I have made cabbage a couple times. It is very close to the store-purchased sauerkraut but somehow far tastier. The cabbage is transformed. The recipe can be found here.

The lacto-fermentation method can be used with many different vegetables, including all peppers. I happened to use red bell peppers for this recipe because I found some at half price. You know me – I can’t pass up a deal…

I have made jalapenos before but heed some friendly advice. If using hot peppers wear gloves. I really mean it. The whole night after making them my hands burned between my fingers even after washing about six times! Unpleasant to say the least.

You all should try this at least once. You’ll be surprised at the results. If for some reason it doesn’t work, you’ll be able to tell by the look and smell, so it’s quite a safe process.

3. Slice into strips and sprinkle with salt. Knead gently.
Lacto-fermented Roasted Peppers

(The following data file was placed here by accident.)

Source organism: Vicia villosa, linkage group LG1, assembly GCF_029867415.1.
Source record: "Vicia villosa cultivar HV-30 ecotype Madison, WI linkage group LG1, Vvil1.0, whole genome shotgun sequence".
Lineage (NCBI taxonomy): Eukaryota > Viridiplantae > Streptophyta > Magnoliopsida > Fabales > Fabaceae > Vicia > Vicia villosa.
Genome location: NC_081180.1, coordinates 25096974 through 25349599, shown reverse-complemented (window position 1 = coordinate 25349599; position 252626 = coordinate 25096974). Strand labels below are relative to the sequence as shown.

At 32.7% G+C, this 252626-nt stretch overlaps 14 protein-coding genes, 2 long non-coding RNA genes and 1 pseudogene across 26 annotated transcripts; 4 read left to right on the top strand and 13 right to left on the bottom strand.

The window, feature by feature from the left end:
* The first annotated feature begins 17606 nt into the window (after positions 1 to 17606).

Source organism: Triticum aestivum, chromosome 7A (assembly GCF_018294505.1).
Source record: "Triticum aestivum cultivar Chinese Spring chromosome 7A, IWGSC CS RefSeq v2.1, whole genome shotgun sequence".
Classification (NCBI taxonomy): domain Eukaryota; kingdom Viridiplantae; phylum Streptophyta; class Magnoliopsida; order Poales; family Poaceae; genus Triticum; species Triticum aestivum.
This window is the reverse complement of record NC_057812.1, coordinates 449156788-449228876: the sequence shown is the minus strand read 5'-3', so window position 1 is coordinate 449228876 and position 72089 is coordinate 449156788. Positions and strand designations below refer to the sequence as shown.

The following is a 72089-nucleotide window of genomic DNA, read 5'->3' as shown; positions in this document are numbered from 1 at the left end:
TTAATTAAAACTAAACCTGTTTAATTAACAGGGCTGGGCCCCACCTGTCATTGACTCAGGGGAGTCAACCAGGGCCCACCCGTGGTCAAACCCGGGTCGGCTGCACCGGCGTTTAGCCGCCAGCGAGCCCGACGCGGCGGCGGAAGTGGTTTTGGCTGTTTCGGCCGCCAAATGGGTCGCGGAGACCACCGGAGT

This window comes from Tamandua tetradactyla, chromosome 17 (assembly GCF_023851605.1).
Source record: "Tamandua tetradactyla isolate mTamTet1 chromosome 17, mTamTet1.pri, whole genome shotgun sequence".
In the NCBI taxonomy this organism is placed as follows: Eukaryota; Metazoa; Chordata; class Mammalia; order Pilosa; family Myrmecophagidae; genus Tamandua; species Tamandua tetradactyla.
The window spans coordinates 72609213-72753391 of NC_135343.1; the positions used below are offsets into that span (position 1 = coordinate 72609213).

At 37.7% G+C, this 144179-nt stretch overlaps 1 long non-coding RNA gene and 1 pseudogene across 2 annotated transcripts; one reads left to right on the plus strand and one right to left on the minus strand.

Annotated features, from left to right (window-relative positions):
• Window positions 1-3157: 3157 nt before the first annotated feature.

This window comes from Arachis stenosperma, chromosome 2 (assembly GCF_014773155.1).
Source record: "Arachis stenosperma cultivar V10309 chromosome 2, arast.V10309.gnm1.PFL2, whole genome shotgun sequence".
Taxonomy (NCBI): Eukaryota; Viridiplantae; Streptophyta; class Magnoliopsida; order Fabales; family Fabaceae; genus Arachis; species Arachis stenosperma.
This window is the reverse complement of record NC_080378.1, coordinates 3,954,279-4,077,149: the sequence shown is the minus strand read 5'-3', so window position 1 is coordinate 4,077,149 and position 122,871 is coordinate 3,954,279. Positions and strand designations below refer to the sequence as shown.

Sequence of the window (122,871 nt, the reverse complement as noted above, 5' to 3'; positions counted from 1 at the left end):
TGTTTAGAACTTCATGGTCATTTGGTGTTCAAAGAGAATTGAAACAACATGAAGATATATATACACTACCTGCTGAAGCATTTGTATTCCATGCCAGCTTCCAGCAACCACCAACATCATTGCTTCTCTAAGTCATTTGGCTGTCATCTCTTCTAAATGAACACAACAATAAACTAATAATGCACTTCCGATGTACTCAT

Yield: 1 pint (500 ml)
4 red bell peppers, washed
1 tbsp vegetable oil
1 tbsp salt
plus 1 tbsp salt in1 cup hot water

Cut the stems out of the peppers and remove the seeds. Cut each pepper in half and flatten.

Arrange on a foil-lined cookie sheet. Rub the surface of each pepper with oil. Don’t use olive oil because it has a lower smoking point than vegetable oil.

Roast the red peppers under a broiler at a distance of about 8 inches for approximately 7 minutes, or until they begin to blacken. Remove from the oven and cover with more foil to sweat as they cool.

4. After kneading. Notice the collected juices.
Once cool, remove the burnt skin and slice into strips. Place the strips in a bowl.

Sprinkle the strips with 1 tbsp salt and knead gently for about 10 minutes taking care not to break up the slices. You will notice liquid will be drawn out of the peppers.